It is a shock for parents! Suddenly, it seems that a little button on the baby is switched on and he, who until then was quiet and loving, starts to adopt a posture of screams, tantrums and incessant cries. Parents start to wonder: did I do something wrong? This is normal?
Know that yes!
This phase is called by parents and pediatricians “crisis of the two years” or “terrible two”. And, amazingly, it is very normal in the development of the baby, usually occurring between one and a half to 3 years of age. The child’s behavior resembles that of an adolescent, as there is a tendency to exhibit behavior that opposes parents’ requests. But it is also important to remember that each child is unique. Although they all go through this stage of development, each one can react differently and with different intensity.
I recommend reading: Tantrums: Causes and how to avoid them
And after all, why does the two-year crisis occur?
The big question is that babies are very dependent, but at this age (terrible two), they are gradually discovering that they are able to do some tasks on their own. With this, the child will have a greater perception of his desires – after all, he may have a certain freedom to make his choices. And this creates a conflict, which can lead to tantrum behavior! We may think that the child is getting to know the world from his point of view, and differences can arise between parents and children.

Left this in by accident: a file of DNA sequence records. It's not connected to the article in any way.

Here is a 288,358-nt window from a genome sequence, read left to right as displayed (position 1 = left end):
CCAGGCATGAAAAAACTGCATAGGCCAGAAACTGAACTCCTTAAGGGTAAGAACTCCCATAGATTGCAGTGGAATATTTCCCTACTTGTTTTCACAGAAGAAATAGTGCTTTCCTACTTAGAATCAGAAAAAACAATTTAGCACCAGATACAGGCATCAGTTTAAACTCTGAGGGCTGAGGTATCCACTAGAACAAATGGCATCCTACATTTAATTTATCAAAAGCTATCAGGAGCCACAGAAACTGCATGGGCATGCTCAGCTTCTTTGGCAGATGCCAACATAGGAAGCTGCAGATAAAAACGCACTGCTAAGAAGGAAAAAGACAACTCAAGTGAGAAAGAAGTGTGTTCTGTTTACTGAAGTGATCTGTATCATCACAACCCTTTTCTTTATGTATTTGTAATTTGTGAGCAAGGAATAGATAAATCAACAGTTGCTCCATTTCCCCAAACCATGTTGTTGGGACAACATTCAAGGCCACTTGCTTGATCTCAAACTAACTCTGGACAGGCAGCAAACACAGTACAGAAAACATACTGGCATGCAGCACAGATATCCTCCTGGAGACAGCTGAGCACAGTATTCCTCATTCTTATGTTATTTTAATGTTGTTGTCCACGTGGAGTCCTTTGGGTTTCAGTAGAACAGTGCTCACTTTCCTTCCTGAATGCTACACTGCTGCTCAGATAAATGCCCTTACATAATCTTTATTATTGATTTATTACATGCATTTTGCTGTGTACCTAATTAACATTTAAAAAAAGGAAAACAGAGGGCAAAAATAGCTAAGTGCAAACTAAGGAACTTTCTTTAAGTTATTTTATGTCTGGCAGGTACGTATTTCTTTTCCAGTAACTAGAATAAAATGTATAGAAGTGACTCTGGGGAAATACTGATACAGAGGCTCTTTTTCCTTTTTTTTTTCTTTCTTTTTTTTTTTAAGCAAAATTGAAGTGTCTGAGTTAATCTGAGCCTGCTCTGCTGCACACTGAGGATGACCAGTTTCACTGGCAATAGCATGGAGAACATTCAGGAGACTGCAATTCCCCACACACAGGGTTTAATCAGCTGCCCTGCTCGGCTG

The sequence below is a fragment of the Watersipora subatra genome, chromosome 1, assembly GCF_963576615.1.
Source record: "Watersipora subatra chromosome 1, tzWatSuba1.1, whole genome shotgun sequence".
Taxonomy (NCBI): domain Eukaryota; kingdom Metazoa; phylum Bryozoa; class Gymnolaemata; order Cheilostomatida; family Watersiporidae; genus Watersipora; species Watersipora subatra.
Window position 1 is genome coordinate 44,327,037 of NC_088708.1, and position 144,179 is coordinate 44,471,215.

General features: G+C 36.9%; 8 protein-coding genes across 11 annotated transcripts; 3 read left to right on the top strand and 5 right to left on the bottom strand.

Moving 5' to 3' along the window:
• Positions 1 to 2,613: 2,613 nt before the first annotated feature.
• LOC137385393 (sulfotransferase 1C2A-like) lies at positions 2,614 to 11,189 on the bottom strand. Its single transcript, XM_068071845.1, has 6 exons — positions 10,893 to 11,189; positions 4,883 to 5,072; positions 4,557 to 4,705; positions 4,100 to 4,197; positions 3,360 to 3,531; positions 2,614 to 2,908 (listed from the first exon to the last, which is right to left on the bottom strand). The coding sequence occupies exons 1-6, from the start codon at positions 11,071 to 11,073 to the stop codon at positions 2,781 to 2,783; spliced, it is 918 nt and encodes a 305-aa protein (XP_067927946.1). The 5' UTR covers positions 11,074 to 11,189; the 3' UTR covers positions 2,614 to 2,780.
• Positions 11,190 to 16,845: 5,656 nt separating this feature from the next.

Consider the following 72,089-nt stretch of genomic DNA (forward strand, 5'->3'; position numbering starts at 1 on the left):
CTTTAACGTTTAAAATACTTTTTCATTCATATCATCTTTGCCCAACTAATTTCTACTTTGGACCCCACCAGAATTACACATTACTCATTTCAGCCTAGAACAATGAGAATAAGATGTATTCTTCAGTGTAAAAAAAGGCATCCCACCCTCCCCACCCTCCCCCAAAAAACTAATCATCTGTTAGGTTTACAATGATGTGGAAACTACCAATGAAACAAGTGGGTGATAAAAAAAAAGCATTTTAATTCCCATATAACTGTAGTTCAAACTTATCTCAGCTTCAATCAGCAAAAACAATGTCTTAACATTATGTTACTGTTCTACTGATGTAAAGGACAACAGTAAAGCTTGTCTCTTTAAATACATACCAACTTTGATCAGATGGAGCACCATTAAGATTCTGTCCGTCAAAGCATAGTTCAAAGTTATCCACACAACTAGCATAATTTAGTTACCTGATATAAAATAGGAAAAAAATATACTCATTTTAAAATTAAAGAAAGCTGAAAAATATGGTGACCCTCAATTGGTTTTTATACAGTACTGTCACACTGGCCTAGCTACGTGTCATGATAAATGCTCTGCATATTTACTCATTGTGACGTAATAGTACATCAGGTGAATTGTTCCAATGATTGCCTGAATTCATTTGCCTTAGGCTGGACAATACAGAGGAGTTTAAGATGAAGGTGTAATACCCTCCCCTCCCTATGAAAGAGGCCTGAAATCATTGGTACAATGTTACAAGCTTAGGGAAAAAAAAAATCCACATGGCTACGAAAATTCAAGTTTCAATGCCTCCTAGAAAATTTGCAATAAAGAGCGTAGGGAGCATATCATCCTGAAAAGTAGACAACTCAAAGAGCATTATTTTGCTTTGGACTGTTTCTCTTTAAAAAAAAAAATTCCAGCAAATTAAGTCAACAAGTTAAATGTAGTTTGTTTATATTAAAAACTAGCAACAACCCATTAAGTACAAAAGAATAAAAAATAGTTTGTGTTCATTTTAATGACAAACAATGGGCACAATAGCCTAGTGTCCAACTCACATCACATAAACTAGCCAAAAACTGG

It is a complicated phase for parents, in the sense that it requires patience with the child. However, it is a necessary effort, after all, it is at this stage that the education process begins, teaching the child what can or cannot be done and what is right or wrong. It is also important to think that the child takes time to assimilate the “no” and the new information around him.
Also check out: Educating children in values: one value for each month of the year
To help your child during this phase and educate him, take a deep breath! Hitting or shouting are dysfunctional attitudes that only make behavior worse. Try to wait for the tantrum to pass and then talk to the child. Score what she did wrong, but in a way that is not so aversive. We know that ignoring your child’s behavior when he is in environments such as shopping malls or restaurants is complicated, but the lack of attention from parents at this time of tantrum helps not to encourage behavior!
Another tip that can be positive at these times is to try to maintain a routine with the child, decreasing the chances that they will be irritated by changes. After all, at this age the child does not have an emotional cognitive maturity to understand everything that is happening around him alone! Sleep, for example, is something that can be affected by this phase, as the child may refuse to sleep at the stipulated times. Try to show her the importance of this routine, so that, little by little, she assimilates its benefits.
Education is a process that takes time, effort and patience, but the long-term effects are very important!
I hope you enjoyed. Feel free to send any questions and suggestions.
Text written by Psychologist Amanda Pascoal